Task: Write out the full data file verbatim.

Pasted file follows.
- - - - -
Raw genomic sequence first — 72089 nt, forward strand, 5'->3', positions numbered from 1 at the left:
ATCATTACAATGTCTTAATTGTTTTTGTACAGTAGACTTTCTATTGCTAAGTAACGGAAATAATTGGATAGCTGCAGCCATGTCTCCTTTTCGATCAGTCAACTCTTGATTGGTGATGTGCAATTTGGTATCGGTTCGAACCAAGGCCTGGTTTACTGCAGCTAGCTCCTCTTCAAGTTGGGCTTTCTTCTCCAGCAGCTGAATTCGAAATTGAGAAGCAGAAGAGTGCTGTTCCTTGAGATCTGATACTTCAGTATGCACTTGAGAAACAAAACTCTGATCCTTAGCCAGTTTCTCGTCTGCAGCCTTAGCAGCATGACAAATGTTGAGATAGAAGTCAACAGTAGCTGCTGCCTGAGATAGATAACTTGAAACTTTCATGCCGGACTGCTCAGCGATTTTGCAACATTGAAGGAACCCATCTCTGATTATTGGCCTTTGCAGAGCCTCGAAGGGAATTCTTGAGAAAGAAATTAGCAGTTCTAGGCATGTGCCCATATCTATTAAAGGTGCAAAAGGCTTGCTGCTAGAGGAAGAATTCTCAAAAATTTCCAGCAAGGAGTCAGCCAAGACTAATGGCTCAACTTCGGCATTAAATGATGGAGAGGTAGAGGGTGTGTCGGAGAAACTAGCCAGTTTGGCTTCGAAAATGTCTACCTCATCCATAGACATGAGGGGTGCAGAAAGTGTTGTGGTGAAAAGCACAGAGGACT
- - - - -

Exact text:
Raw genomic sequence first — 72089 nt, forward strand, 5'->3', positions numbered from 1 at the left:
ATCATTACAATGTCTTAATTGTTTTTGTACAGTAGACTTTCTATTGCTAAGTAACGGAAATAATTGGATAGCTGCAGCCATGTCTCCTTTTCGATCAGTCAACTCTTGATTGGTGATGTGCAATTTGGTATCGGTTCGAACCAAGGCCTGGTTTACTGCAGCTAGCTCCTCTTCAAGTTGGGCTTTCTTCTCCAGCAGCTGAATTCGAAATTGAGAAGCAGAAGAGTGCTGTTCCTTGAGATCTGATACTTCAGTATGCACTTGAGAAACAAAACTCTGATCCTTAGCCAGTTTCTCGTCTGCAGCCTTAGCAGCATGACAAATGTTGAGATAGAAGTCAACAGTAGCTGCTGCCTGAGATAGATAACTTGAAACTTTCATGCCGGACTGCTCAGCGATTTTGCAACATTGAAGGAACCCATCTCTGATTATTGGCCTTTGCAGAGCCTCGAAGGGAATTCTTGAGAAAGAAATTAGCAGTTCTAGGCATGTGCCCATATCTATTAAAGGTGCAAAAGGCTTGCTGCTAGAGGAAGAATTCTCAAAAATTTCCAGCAAGGAGTCAGCCAAGACTAATGGCTCAACTTCGGCATTAAATGATGGAGAGGTAGAGGGTGTGTCGGAGAAACTAGCCAGTTTGGCTTCGAAAATGTCTACCTCATCCATAGACATGAGGGGTGCAGAAAGTGTTGTGGTGAAAAGCACAGAGGACT